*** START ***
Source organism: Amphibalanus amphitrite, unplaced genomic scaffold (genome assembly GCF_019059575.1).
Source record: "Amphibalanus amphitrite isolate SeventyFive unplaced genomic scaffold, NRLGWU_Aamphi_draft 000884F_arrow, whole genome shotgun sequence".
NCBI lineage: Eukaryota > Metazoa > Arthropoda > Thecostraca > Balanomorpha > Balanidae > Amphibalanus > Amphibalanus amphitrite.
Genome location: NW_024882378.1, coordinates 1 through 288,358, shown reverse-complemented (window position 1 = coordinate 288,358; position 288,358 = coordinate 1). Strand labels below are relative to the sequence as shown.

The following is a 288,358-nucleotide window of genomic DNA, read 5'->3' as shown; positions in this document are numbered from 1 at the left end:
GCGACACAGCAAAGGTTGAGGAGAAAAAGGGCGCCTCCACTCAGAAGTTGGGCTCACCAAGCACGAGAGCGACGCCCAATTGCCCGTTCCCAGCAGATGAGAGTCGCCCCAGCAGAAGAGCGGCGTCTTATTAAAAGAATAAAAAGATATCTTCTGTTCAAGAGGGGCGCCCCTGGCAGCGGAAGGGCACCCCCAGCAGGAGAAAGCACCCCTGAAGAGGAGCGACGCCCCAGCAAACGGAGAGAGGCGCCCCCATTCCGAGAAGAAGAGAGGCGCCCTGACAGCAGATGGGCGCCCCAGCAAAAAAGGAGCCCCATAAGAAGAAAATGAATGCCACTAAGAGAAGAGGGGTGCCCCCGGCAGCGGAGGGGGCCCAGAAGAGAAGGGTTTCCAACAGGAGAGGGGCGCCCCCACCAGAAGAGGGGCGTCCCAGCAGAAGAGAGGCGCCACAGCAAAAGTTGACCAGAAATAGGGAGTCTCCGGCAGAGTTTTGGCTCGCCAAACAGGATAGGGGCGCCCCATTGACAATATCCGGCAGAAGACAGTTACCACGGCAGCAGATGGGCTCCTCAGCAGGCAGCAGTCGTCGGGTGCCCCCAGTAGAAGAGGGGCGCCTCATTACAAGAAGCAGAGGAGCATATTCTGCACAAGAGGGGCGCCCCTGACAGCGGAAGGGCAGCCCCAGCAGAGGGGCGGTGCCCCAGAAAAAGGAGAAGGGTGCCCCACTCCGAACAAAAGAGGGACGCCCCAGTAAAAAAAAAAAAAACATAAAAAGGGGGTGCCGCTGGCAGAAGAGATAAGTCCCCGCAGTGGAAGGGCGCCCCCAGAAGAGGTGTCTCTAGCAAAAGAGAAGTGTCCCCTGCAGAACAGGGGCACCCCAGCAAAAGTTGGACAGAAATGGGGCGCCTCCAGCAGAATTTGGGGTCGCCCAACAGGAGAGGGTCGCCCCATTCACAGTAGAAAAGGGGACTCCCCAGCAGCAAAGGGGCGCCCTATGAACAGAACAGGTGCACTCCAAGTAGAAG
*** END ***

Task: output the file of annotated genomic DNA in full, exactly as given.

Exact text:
Source organism: Amphibalanus amphitrite, unplaced genomic scaffold (genome assembly GCF_019059575.1).
Source record: "Amphibalanus amphitrite isolate SeventyFive unplaced genomic scaffold, NRLGWU_Aamphi_draft 000884F_arrow, whole genome shotgun sequence".
NCBI lineage: Eukaryota > Metazoa > Arthropoda > Thecostraca > Balanomorpha > Balanidae > Amphibalanus > Amphibalanus amphitrite.
Genome location: NW_024882378.1, coordinates 1 through 288,358, shown reverse-complemented (window position 1 = coordinate 288,358; position 288,358 = coordinate 1). Strand labels below are relative to the sequence as shown.

The following is a 288,358-nucleotide window of genomic DNA, read 5'->3' as shown; positions in this document are numbered from 1 at the left end:
GCGACACAGCAAAGGTTGAGGAGAAAAAGGGCGCCTCCACTCAGAAGTTGGGCTCACCAAGCACGAGAGCGACGCCCAATTGCCCGTTCCCAGCAGATGAGAGTCGCCCCAGCAGAAGAGCGGCGTCTTATTAAAAGAATAAAAAGATATCTTCTGTTCAAGAGGGGCGCCCCTGGCAGCGGAAGGGCACCCCCAGCAGGAGAAAGCACCCCTGAAGAGGAGCGACGCCCCAGCAAACGGAGAGAGGCGCCCCCATTCCGAGAAGAAGAGAGGCGCCCTGACAGCAGATGGGCGCCCCAGCAAAAAAGGAGCCCCATAAGAAGAAAATGAATGCCACTAAGAGAAGAGGGGTGCCCCCGGCAGCGGAGGGGGCCCAGAAGAGAAGGGTTTCCAACAGGAGAGGGGCGCCCCCACCAGAAGAGGGGCGTCCCAGCAGAAGAGAGGCGCCACAGCAAAAGTTGACCAGAAATAGGGAGTCTCCGGCAGAGTTTTGGCTCGCCAAACAGGATAGGGGCGCCCCATTGACAATATCCGGCAGAAGACAGTTACCACGGCAGCAGATGGGCTCCTCAGCAGGCAGCAGTCGTCGGGTGCCCCCAGTAGAAGAGGGGCGCCTCATTACAAGAAGCAGAGGAGCATATTCTGCACAAGAGGGGCGCCCCTGACAGCGGAAGGGCAGCCCCAGCAGAGGGGCGGTGCCCCAGAAAAAGGAGAAGGGTGCCCCACTCCGAACAAAAGAGGGACGCCCCAGTAAAAAAAAAAAAAACATAAAAAGGGGGTGCCGCTGGCAGAAGAGATAAGTCCCCGCAGTGGAAGGGCGCCCCCAGAAGAGGTGTCTCTAGCAAAAGAGAAGTGTCCCCTGCAGAACAGGGGCACCCCAGCAAAAGTTGGACAGAAATGGGGCGCCTCCAGCAGAATTTGGGGTCGCCCAACAGGAGAGGGTCGCCCCATTCACAGTAGAAAAGGGGACTCCCCAGCAGCAAAGGGGCGCCCTATGAACAGAACAGGTGCACTCCAAGTAGAAG